Again, I've never found a time limit on bad debts. However, in the information I previously linked you to from the IRS Pub 550, it states:
"A debt must be genuine for you to deduct a loss. A debt is genuine if it arises from a debtor-creditor relationship based on a valid and enforceable obligation to repay a fixed or determinable sum of money."
This does not in any way imply that you can write off any debt without documentation, regardless of how old it is. IRS can, and often does, ask for proof for any deduction on your tax return.
So the loans that have paperwork stating a repayment expectation on the surface seem to fit the criteria better than a check that just has "loan" written on the memo line. Without paperwork to back anything up, IRS has no way of knowing if that memo line was filled in when you wrote the check or not, or if there were any terms set up to repay the loan.
My professional opinion here is that you may certainly amend back to 3 years (2007, 2008, & 2009 ) and amend any return that the debt/loan became uncollectible in. However, you must be ready to supply the proof that this was a loan, and that you had on going attempts to collect the debt/loan in the manner set up in the original loan documents, and why you feel that this loan is no longer collectible should the IRS ask you for it.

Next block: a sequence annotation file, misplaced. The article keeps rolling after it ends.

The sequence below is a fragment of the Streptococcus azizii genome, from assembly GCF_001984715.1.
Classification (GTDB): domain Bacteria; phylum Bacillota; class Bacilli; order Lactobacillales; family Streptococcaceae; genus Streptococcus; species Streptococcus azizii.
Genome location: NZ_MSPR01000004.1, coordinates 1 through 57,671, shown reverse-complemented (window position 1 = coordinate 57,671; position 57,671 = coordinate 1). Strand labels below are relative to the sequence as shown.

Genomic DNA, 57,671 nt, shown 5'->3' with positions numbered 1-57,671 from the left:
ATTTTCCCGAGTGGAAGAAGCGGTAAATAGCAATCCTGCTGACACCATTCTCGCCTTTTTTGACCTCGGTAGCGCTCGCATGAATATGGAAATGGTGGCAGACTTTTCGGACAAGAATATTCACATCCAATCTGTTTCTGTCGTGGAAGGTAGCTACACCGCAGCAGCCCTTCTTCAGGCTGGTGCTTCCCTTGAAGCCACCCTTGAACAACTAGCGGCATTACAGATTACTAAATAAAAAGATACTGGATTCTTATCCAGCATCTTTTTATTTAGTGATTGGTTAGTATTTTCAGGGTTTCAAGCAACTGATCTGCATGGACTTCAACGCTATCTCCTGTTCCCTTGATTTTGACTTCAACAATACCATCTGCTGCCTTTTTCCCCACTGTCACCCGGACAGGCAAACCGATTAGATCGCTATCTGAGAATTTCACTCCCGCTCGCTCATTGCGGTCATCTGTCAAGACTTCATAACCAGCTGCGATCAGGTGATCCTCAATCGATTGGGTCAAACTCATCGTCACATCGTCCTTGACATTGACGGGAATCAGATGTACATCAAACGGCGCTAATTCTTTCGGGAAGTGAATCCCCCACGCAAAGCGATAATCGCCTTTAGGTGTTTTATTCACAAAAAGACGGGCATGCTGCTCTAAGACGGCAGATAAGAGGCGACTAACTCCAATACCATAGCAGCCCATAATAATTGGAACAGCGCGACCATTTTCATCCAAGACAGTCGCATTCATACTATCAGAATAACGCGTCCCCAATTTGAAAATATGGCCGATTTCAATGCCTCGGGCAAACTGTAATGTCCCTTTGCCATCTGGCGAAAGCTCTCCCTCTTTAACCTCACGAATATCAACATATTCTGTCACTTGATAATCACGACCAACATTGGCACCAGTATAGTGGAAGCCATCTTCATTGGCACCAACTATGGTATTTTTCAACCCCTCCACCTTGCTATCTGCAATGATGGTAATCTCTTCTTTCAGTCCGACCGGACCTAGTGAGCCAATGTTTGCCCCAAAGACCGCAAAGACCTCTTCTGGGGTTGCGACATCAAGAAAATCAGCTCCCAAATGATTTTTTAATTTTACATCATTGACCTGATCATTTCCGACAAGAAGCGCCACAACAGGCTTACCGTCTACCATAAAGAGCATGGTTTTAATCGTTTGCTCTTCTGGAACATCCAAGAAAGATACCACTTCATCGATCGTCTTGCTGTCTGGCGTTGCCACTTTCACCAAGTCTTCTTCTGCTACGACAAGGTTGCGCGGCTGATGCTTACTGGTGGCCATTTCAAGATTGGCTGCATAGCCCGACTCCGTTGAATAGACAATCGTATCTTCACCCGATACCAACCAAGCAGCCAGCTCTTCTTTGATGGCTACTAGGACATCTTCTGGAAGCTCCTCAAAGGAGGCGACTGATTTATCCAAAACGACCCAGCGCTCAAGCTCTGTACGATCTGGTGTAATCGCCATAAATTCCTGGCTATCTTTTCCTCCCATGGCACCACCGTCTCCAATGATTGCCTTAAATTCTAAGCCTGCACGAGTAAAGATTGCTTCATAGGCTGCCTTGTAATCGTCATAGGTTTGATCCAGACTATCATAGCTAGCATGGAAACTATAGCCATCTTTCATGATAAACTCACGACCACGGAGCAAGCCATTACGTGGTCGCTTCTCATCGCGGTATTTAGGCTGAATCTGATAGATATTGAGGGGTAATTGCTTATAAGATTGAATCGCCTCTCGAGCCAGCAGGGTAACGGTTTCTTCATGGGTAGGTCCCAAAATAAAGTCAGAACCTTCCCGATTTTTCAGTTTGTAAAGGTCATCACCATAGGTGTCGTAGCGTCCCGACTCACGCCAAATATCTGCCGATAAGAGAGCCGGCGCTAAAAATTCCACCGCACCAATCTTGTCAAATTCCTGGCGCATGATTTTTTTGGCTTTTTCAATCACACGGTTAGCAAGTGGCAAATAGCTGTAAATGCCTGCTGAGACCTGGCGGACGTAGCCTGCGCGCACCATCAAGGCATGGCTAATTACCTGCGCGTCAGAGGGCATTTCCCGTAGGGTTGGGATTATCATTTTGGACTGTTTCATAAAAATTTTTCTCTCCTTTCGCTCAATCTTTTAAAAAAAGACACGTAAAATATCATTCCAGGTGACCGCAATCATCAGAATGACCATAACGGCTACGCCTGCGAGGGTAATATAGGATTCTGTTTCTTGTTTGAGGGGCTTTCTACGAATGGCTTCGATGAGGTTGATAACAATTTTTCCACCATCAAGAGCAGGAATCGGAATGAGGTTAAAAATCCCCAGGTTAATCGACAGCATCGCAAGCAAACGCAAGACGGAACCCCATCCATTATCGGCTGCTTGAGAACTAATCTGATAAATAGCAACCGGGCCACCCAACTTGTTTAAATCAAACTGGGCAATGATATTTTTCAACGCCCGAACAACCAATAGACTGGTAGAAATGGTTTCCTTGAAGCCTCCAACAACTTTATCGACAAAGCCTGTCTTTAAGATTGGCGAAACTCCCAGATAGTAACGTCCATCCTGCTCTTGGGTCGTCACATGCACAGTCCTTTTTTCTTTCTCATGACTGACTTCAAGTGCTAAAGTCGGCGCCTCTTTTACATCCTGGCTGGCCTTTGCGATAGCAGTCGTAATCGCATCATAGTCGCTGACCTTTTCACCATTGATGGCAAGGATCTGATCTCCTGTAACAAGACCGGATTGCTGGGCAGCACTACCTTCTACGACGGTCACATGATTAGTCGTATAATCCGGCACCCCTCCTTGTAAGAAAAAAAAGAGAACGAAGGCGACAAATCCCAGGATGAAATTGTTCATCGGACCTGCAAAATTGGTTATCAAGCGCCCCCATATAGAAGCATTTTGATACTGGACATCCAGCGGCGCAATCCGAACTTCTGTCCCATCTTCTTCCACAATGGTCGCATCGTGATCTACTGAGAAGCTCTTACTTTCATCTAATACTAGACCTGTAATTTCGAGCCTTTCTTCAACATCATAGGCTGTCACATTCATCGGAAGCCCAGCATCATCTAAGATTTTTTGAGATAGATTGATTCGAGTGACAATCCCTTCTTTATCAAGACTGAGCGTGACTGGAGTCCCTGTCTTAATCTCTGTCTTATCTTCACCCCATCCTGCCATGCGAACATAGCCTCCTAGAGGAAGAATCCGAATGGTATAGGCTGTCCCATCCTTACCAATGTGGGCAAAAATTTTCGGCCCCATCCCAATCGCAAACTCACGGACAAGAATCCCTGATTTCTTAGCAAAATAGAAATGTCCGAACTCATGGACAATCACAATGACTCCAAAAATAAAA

Remember, the information you provide as a statement supporting your personal bad debt loss (listed below)
A description of the debt, including the amount, and the date it became due,
The name of the debtor, and any business or family relationship between you and the debtor,
The efforts you made to collect the debt, and
Why you decided the debt was worthless. For example, you could show that the borrower has declared bankruptcy, or that legal action to collect would probably not result in payment of any part of the debt.
are minimum requirements. The IRS does not ask for a copy of the repayment schedule signed by both you and the debtor to be filed with the return, but they most certainly can ask for that, and if they do, and you don't have that, then they may disallow the loss.
To some extent, this may come down to how strong you feel your documents of proof are. If you think you have enough to prove that these were loans and not gifts, and that you tried all you could to collect them, then file for the personal bad debt deduction.
I hope this helps give you a clearer picture.